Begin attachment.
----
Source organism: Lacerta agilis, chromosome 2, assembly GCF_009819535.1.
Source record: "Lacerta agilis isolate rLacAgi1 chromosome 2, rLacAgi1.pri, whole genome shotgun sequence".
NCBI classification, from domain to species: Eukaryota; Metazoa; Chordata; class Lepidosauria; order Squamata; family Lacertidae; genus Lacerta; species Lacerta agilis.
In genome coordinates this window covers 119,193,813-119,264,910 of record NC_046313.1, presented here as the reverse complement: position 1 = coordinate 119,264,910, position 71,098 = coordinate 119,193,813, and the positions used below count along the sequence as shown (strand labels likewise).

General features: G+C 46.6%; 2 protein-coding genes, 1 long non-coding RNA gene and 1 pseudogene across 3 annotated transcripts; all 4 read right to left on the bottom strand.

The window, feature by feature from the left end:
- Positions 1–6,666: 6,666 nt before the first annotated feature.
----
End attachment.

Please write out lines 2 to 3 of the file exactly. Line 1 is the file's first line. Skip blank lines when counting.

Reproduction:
Source record: "Lacerta agilis isolate rLacAgi1 chromosome 2, rLacAgi1.pri, whole genome shotgun sequence".
NCBI classification, from domain to species: Eukaryota; Metazoa; Chordata; class Lepidosauria; order Squamata; family Lacertidae; genus Lacerta; species Lacerta agilis.